MBA Primer ~ Part IV: Selecting the Specialization

Is It Aligned with Your Background?

Now that we plowed through my rapid synopsis of the dozen of disciplinary dictates, it’s time to move on to the fun part of the MBA program and that is the individual’s specialization. This took the form of a nine-credit emphasis with a floating class in the mix for 12 total credits on top of the 36-credit lockstep track required of all students.

Many full-time MBA students tend to focus on the finance or supply chain certificate. With my right-brained liberal arts pedigree and communications background, I chose the marketing emphasis and it was a perfect fit. My career had taken a turn more public relations toward a marketing communications approach and I enjoyed all of the online content I had been creating, so I embrace the marketing electives.

There were three courses I took  – Customer Relationship Management, Business-to-Business Marketing and Global Business Marketing. For the fourth elective course, I took Entrepreneurship, probably one of the most practical and beneficial classes in the entire school.

  1. CRM was a great foundational course yet had much more math than I anticipated. There are a lot of calculations rooted in determining a Customer’s Lifetime Value. There were some great case studies, including the Ritz Carlton customer service gold standard.
  2. B2B was a quick elective grounded in a group project in which we provided a marketing plan for a local nonprofit to aid in their development of a new strategic business unit. Nothing like feeling like an intern again, but the executive of the company was very appreciative of all the group presentations of ideas and rationale for enhancing their operations.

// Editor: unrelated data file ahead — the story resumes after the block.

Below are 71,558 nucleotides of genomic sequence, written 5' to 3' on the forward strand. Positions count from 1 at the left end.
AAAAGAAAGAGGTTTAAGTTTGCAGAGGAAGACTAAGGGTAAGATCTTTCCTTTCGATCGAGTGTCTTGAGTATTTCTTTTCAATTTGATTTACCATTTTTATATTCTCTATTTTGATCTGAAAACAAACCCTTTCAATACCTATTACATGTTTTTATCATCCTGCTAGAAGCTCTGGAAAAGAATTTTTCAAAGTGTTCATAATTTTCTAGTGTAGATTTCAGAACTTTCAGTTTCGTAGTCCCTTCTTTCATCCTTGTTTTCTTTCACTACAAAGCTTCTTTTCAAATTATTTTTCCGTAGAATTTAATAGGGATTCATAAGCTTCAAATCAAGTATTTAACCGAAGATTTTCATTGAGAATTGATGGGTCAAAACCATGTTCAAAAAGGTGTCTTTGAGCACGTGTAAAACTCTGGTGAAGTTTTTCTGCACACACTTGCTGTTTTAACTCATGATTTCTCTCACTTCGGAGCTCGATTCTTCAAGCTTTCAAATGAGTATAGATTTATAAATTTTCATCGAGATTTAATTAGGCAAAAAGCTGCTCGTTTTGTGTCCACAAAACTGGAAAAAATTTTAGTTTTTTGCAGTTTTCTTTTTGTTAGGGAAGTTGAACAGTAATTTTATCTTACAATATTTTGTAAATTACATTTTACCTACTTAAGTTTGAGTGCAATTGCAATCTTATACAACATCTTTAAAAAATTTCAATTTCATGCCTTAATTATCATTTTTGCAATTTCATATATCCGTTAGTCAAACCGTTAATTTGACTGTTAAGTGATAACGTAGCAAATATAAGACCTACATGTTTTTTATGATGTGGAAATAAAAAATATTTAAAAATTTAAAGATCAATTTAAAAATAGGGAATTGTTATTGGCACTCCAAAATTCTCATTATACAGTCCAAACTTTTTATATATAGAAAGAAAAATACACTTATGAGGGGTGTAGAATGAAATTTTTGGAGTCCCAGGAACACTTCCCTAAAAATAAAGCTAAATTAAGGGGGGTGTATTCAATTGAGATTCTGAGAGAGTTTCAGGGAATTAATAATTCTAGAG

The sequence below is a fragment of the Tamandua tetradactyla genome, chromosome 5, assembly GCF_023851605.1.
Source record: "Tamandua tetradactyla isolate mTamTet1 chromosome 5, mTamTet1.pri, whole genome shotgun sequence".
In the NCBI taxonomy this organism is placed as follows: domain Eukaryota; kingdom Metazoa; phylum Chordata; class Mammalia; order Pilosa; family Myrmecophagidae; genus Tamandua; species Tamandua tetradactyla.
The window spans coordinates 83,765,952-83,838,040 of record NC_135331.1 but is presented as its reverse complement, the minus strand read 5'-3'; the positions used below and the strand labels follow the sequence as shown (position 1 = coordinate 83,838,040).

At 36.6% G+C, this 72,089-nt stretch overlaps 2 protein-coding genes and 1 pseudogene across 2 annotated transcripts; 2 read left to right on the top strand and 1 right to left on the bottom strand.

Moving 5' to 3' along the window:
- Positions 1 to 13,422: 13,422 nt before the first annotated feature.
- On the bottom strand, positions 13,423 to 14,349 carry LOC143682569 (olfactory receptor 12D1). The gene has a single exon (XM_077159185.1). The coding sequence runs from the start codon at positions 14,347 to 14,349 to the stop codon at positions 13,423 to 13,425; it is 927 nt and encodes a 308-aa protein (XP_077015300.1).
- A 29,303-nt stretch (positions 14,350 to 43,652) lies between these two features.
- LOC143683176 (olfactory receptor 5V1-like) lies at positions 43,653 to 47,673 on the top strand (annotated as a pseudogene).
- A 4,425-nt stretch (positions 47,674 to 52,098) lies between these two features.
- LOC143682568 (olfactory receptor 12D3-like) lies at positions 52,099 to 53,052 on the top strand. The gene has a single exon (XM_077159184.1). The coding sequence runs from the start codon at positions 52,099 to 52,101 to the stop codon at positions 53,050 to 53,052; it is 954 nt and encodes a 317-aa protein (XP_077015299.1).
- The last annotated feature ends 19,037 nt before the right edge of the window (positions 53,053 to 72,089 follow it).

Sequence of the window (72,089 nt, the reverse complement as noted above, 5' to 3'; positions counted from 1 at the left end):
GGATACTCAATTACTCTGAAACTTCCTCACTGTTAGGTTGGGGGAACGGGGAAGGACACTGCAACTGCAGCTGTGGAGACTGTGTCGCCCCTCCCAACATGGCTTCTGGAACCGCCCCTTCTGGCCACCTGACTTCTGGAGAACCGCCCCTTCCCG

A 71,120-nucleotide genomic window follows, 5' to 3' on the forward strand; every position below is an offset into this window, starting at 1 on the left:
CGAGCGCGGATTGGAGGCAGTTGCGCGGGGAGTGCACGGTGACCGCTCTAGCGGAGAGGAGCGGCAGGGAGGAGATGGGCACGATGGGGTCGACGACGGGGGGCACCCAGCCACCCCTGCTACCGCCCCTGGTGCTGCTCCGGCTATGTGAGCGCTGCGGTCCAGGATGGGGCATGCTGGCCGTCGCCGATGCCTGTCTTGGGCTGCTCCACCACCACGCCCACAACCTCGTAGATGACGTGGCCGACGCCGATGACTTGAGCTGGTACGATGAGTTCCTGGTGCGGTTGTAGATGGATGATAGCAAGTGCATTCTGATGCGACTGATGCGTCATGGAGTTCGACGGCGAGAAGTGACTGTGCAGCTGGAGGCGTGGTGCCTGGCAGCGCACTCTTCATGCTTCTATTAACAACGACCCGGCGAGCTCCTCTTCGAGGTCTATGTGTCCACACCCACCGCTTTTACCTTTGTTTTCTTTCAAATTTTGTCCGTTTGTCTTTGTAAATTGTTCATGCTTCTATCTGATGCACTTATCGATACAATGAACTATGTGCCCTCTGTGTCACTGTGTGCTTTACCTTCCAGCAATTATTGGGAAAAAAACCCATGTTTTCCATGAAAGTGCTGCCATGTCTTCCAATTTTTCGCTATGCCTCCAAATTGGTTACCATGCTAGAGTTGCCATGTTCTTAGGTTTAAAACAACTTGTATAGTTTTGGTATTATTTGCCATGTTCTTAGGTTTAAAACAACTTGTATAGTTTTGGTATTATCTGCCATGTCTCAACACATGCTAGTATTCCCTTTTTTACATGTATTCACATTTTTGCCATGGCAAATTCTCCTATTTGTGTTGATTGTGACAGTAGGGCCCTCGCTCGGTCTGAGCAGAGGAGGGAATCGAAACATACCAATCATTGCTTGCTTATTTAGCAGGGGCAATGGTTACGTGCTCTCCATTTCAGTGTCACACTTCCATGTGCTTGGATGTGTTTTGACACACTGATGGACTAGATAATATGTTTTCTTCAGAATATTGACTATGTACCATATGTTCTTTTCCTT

3. Global Business included several international case studies based on multinational companies manufacturing an array of consumer products. A large portion of this class featured a group simulation game where we used software to determine our marketing mix and tailor our production based on market factors.
  4. The Entrepreneurship class, though not technically part of my marketing emphasis, was excellent for weaving all of the business start-up disciplines together. We poured through a variety of case studies to assess how to structure deals with investors and partners. The process of valuating a company was a major component of breaking down the state of each company in the class discussions.

I thoroughly enjoyed all of the marketing classes. They covered a broad spectrum of planning, researching and evaluating marketing objectives, principles and tactics. If I were to do it again, I would probably pursue the finance emphasis.

Leave a Reply

Fill in your details below or click an icon to log in: Logo

You are commenting using your account. Log Out /  Change )

Google+ photo

You are commenting using your Google+ account. Log Out /  Change )

Twitter picture

You are commenting using your Twitter account. Log Out /  Change )

Facebook photo

You are commenting using your Facebook account. Log Out /  Change )


Connecting to %s

Blog at

Up ↑